Data Science and Food Safety
Computer scientists and cognitive scientists at the University of Rochester are using data science to help make the world a better, more connected, and healthier place.
By “listening” to tweets from patrons of a particular restaurant, a University-developed system could tell you how likely you are to become ill if you ate at that restaurant. University researchers say their system, nEmesis, can help people make more informed decisions, and it also has the potential to complement traditional public health methods for monitoring food safety, such as restaurant inspections. For example, it could enable “adaptive inspections,” which are inspections that are guided, in part, by real-time information that nEmesis provides.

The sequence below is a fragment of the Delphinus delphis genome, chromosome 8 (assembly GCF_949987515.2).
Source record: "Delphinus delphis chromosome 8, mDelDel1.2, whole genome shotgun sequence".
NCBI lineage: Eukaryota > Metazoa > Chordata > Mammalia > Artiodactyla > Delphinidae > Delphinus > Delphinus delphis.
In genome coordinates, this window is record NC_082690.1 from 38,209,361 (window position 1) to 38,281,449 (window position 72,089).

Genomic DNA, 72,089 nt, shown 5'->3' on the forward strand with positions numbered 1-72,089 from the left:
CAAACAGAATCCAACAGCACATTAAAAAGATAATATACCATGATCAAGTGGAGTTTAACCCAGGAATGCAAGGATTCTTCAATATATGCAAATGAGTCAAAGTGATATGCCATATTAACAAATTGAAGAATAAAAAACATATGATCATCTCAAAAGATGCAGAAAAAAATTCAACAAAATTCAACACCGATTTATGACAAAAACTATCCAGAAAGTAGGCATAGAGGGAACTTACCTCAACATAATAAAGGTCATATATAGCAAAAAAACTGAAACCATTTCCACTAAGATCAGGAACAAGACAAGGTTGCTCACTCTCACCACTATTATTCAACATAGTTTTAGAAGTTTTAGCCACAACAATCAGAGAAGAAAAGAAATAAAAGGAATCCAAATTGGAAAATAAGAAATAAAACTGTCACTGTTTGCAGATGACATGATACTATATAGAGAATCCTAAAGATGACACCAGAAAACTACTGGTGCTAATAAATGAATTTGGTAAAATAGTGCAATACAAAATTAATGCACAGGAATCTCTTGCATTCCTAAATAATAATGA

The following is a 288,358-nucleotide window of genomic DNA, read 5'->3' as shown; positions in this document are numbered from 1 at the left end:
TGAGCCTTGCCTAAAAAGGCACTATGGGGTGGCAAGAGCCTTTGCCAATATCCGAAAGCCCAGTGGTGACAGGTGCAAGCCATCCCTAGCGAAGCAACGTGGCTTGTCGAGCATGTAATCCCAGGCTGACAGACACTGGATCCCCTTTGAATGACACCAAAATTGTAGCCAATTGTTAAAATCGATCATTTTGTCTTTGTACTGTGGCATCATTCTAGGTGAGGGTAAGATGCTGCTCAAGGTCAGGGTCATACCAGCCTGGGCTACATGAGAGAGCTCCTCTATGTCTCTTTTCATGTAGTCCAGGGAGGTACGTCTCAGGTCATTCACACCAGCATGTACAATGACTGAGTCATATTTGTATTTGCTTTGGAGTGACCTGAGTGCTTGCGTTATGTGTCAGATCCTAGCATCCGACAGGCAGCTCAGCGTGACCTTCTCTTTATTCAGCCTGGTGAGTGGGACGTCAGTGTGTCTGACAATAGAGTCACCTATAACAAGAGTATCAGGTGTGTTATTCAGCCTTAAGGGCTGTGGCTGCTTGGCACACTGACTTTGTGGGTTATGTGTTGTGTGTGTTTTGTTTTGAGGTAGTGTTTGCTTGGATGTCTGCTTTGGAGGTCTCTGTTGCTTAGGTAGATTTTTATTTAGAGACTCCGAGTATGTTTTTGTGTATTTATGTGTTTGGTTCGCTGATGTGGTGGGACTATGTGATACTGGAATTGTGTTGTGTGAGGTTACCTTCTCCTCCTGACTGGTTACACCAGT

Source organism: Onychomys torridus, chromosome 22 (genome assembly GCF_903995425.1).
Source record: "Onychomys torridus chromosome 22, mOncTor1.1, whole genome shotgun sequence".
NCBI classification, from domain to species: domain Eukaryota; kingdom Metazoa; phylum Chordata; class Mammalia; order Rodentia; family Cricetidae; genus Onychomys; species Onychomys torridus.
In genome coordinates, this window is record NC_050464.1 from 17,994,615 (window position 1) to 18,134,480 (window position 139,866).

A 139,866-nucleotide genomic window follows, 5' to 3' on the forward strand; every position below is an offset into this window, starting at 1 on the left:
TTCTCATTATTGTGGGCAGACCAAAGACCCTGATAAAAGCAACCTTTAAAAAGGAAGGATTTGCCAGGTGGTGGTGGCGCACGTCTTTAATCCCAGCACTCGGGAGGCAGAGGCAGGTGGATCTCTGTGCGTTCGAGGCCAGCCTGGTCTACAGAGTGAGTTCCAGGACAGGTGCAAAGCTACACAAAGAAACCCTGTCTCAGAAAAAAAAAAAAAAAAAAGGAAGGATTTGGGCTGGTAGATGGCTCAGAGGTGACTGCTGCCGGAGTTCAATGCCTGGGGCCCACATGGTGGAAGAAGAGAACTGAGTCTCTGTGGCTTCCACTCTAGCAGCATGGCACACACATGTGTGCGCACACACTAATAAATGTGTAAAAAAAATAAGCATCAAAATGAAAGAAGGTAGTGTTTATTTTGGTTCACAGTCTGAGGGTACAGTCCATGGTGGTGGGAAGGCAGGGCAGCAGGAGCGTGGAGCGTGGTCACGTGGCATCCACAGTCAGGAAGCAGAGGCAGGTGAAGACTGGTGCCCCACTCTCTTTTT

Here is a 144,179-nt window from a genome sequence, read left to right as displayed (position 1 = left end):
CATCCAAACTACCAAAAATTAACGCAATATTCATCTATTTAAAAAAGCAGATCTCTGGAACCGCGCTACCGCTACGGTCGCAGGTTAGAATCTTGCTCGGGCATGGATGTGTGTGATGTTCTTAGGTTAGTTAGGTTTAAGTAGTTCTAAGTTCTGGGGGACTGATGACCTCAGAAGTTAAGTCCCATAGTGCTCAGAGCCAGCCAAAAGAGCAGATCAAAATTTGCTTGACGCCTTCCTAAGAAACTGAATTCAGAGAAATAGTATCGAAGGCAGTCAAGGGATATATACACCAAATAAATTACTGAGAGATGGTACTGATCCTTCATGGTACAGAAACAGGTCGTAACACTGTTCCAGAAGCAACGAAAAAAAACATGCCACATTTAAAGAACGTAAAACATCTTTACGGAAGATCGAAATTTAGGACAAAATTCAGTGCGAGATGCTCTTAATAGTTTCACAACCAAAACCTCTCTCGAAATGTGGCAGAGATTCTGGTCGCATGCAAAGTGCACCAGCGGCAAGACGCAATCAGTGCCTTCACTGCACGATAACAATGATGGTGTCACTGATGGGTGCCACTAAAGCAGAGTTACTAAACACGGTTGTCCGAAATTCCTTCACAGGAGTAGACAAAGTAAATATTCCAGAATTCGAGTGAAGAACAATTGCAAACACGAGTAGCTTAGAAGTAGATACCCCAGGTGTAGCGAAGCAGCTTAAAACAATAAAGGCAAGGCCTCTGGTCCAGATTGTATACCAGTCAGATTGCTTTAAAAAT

“The Twitter reports are not an exact indicator—any individual case could well be due to factors unrelated to the restaurant meal—but in aggregate the numbers are revealing,” says Henry Kautz, the Robin and Tim Wentworth Director of the Goergen Institute for Data Science and the lead researcher on this project.
In other words, according to Kautz, a “seemingly random collection of online rants becomes an actionable alert” that can help detect cases of foodborne illness in a timely manner. The University recently completed a trial with the Las Vegas Department of Public Health and concluded that its tracking approach led to restaurants that were more prone to violations than others.
- Tracking Twitter May Enhance Monitoring of Food Safety at Restaurants
- nEmesis: Which Restaurants Should You Avoid Today?
- Henry Kautz’s Website